“One of the consequences of the pandemic is the air transport industry’s prioritization of investment in digital transformation.”
“The aviation industry’s commitment is to be net-zero by 2050. Through digitalization we can significantly contribute to these targets today, by tackling operational inefficiencies.”
“It is important to have a collaborative industry IT organization like SITA to help us navigate the demands of the recovery, to embrace collective opportunities and address pressing priorities.”
“SITA’s membership – collectively representing aviation through more than 400 air transport organizations all around the world – continues to be a barometer of industry activity.”
“There are no better examples of SITA’s response to industry needs than those provided by the SITA Council Awards for innovation and support to SITA members and customers.”
Another extraordinary, challenging year
First of all, I would like to say what a privilege it is for me to serve as SITA Council President after Kerry Peirse of Cathay Pacific Airways stepped down from the role in December 2021. I would like to take this opportunity to thank Kerry for her service to the Council.
From our experiences on the Council, we know that SITA’s members and customers faced yet another extraordinary and challenging year in 2021. The impact of the pandemic runs deep, as shown by the statistics in the Chair and CEO statements, and while the effects are still being felt, the industry is now also facing the impact of the crisis in Ukraine.
One of the consequences of the pandemic is the air transport industry’s prioritization of investment in digital transformation, as we see in SITA’s ‘Air Transport IT Insights’ survey. This will make journeys more streamlined and safer in terms of health, from processing passengers at the airport, to easily moving through borders and onto aircraft. On top of this, the pandemic has shone a spotlight onto the need for our industry’s operations to be more efficient and cost-effective, and on our need to explore new revenue generation opportunities.
So clearly, digitalization is showing the way forward, and SITA is facilitating that for the industry, as seen in SITA’s portfolio developments during 2020 and 2021 (see the 'CEO Report'). But this is a trend accompanied by another major evolution, and that is the unprecedented pressure to decarbonize the industry.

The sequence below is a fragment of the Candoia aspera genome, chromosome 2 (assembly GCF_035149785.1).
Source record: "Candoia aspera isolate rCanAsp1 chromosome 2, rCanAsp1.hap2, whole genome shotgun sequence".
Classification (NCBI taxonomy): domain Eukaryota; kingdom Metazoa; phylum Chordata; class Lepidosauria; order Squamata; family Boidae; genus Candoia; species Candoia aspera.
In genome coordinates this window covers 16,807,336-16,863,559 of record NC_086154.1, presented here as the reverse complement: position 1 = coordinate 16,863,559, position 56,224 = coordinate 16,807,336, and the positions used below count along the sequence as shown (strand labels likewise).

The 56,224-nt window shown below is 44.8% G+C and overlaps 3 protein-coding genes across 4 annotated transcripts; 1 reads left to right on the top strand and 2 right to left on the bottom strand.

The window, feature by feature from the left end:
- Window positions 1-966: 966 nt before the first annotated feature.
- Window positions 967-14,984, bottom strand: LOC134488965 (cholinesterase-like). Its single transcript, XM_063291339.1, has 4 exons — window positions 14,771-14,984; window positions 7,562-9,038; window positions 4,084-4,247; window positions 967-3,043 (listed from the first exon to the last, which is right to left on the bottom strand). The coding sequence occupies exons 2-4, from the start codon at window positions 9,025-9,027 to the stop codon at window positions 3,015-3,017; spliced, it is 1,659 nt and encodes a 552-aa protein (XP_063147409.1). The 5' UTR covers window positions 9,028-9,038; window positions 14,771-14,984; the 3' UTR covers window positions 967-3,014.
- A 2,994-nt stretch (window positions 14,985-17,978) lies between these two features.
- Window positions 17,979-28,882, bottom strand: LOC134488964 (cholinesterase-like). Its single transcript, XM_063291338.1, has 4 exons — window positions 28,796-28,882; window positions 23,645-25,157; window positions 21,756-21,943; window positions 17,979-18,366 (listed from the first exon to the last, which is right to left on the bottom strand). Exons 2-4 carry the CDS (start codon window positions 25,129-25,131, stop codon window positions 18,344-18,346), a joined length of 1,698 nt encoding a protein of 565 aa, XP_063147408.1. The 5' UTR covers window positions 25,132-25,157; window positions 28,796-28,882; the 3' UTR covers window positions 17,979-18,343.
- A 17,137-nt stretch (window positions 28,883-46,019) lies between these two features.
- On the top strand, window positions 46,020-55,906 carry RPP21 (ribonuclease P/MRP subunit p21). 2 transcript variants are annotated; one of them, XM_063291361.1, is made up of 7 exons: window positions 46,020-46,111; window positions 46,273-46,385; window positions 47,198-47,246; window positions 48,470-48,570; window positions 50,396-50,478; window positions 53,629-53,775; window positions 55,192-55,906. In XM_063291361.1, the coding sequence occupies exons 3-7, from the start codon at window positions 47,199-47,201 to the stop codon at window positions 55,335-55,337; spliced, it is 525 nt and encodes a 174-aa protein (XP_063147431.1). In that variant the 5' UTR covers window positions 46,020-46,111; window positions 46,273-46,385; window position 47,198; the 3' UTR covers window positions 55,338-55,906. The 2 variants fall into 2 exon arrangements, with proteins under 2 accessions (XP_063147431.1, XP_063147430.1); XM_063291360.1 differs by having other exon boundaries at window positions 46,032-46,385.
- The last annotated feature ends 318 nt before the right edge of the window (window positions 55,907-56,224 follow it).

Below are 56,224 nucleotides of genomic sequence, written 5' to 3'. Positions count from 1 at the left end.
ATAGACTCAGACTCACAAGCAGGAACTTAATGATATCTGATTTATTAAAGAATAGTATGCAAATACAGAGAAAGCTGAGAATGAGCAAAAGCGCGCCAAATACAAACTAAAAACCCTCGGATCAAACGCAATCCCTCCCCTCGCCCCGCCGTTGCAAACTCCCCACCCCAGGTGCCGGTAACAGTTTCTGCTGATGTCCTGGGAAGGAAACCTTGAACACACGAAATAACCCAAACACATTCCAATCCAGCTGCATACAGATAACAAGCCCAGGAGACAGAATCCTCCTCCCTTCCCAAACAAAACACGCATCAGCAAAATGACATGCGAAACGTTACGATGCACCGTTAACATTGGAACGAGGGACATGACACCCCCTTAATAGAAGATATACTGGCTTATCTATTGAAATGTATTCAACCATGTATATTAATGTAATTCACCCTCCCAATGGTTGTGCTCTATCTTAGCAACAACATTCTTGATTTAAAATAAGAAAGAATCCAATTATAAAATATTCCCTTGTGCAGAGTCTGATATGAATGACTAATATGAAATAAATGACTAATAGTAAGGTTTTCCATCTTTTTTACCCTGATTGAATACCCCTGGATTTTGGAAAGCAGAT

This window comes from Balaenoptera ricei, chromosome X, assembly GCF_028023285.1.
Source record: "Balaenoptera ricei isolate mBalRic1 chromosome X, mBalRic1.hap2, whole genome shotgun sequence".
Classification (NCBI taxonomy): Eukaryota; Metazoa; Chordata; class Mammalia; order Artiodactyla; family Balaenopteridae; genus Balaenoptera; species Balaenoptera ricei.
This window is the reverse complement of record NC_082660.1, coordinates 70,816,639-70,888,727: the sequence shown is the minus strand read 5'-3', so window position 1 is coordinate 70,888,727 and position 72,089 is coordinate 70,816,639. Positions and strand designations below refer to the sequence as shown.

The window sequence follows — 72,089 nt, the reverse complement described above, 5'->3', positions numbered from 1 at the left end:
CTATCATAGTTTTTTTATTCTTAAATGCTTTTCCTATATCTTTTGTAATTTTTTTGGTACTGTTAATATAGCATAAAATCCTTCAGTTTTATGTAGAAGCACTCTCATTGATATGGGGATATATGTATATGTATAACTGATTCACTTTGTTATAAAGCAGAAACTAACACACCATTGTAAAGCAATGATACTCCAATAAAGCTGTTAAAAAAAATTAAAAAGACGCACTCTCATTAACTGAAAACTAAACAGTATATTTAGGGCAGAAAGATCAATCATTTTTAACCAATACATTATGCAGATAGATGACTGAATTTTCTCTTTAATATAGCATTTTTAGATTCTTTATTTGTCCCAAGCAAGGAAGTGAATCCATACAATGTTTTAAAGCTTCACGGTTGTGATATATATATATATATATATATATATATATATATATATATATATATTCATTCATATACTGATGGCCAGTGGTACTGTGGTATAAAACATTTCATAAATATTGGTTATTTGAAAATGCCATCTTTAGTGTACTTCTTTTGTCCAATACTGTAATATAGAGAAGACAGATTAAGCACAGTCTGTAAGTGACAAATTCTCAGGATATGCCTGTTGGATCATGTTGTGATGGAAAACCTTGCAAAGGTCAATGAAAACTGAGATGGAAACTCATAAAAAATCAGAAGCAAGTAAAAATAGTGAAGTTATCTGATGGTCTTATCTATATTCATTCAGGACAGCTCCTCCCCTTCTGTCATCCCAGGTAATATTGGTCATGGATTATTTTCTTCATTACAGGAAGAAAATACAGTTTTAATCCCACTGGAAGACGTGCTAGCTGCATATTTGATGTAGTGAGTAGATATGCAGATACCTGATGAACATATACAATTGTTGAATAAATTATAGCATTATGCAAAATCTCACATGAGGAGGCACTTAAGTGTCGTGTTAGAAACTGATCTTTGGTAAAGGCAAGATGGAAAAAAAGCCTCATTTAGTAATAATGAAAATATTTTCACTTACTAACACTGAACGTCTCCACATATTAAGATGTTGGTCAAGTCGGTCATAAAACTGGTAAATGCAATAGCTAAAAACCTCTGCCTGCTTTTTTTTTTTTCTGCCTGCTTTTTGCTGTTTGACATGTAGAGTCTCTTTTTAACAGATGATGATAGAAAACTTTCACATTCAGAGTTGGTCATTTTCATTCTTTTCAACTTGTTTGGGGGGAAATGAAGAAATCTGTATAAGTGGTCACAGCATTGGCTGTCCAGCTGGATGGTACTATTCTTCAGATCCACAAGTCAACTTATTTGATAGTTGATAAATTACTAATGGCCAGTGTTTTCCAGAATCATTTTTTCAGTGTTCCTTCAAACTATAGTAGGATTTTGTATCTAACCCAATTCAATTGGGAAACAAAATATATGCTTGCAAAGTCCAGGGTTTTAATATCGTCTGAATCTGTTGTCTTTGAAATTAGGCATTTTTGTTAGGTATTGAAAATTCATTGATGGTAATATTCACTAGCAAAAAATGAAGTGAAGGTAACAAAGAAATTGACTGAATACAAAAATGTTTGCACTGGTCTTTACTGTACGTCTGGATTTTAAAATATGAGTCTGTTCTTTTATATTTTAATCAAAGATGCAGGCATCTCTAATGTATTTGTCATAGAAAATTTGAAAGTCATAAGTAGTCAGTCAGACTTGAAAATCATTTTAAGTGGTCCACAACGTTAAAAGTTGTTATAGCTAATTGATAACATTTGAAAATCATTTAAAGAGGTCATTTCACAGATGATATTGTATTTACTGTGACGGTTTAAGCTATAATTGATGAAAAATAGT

The aviation industry’s commitment is to be net-zero by 2050. Through digitalization we can significantly contribute to these targets today, by tackling operational inefficiencies. SITA has been making important strides in this area, with solutions to reduce fuel burn and emissions from flights, as well as airport management tools to streamline operations, reduce taxiing times and track emissions. See the ‘SITA CSR Report’ for more.
That is why it is important to have a collaborative industry IT organization like SITA to help us navigate the demands of the recovery, to embrace collective opportunities and address pressing priorities for the travel industry as we prepare for the future.
Collaborating on community needs
Throughout 2021, the Council continued to work closely with SITA, as the representative body of SITA’s membership. That membership – collectively representing aviation through more than 400 air transport organizations all around the world – continued to be a barometer of industry activity.
The Council provides real industry insights and is a unique asset to SITA and our community. All of us on the Council work for the greater good of the community – committed to its needs and to SITA’s ability to meet those needs. Collaborating with the community via the Board, Council and SITA’s members is what distinguishes SITA as a community player in the air transport industry, able to truly understand our global IT needs.
The Council supports SITA’s community purpose and collaborative ways of working, both through its governance and practice. And we must combine that with the ability of SITA to evolve as an agile organization. That includes the Council’s review of SITA’s direction for next three years and beyond, as articulated in SITA’s Three Year Business Plan 2022-2024. It also included the SimplySITA transformation program, which I will come back to.